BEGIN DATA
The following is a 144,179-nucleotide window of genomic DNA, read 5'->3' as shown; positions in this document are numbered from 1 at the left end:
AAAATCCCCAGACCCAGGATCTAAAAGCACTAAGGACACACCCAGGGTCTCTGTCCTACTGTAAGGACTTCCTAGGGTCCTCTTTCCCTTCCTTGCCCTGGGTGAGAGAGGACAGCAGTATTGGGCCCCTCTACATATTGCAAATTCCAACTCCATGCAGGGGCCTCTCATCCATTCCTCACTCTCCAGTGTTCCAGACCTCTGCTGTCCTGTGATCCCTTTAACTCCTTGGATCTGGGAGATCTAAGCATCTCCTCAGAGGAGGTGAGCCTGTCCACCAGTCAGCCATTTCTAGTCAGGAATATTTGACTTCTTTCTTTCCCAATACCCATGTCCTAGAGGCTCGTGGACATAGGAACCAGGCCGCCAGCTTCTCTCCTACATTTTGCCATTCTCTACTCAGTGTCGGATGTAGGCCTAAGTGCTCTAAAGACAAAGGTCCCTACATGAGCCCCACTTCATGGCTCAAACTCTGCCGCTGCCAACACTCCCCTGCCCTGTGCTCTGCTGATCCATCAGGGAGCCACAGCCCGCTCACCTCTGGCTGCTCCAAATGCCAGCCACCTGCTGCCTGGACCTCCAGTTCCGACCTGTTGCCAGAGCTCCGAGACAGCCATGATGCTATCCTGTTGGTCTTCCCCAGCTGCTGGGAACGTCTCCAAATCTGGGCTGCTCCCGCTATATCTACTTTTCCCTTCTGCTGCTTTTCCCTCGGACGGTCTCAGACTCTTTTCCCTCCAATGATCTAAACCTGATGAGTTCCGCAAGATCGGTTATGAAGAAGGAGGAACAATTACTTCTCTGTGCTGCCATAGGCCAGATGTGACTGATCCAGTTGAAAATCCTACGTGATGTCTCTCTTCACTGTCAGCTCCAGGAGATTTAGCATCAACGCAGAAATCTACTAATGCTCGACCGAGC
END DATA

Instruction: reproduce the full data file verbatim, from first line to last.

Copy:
The following is a 144,179-nucleotide window of genomic DNA, read 5'->3' as shown; positions in this document are numbered from 1 at the left end:
AAAATCCCCAGACCCAGGATCTAAAAGCACTAAGGACACACCCAGGGTCTCTGTCCTACTGTAAGGACTTCCTAGGGTCCTCTTTCCCTTCCTTGCCCTGGGTGAGAGAGGACAGCAGTATTGGGCCCCTCTACATATTGCAAATTCCAACTCCATGCAGGGGCCTCTCATCCATTCCTCACTCTCCAGTGTTCCAGACCTCTGCTGTCCTGTGATCCCTTTAACTCCTTGGATCTGGGAGATCTAAGCATCTCCTCAGAGGAGGTGAGCCTGTCCACCAGTCAGCCATTTCTAGTCAGGAATATTTGACTTCTTTCTTTCCCAATACCCATGTCCTAGAGGCTCGTGGACATAGGAACCAGGCCGCCAGCTTCTCTCCTACATTTTGCCATTCTCTACTCAGTGTCGGATGTAGGCCTAAGTGCTCTAAAGACAAAGGTCCCTACATGAGCCCCACTTCATGGCTCAAACTCTGCCGCTGCCAACACTCCCCTGCCCTGTGCTCTGCTGATCCATCAGGGAGCCACAGCCCGCTCACCTCTGGCTGCTCCAAATGCCAGCCACCTGCTGCCTGGACCTCCAGTTCCGACCTGTTGCCAGAGCTCCGAGACAGCCATGATGCTATCCTGTTGGTCTTCCCCAGCTGCTGGGAACGTCTCCAAATCTGGGCTGCTCCCGCTATATCTACTTTTCCCTTCTGCTGCTTTTCCCTCGGACGGTCTCAGACTCTTTTCCCTCCAATGATCTAAACCTGATGAGTTCCGCAAGATCGGTTATGAAGAAGGAGGAACAATTACTTCTCTGTGCTGCCATAGGCCAGATGTGACTGATCCAGTTGAAAATCCTACGTGATGTCTCTCTTCACTGTCAGCTCCAGGAGATTTAGCATCAACGCAGAAATCTACTAATGCTCGACCGAGC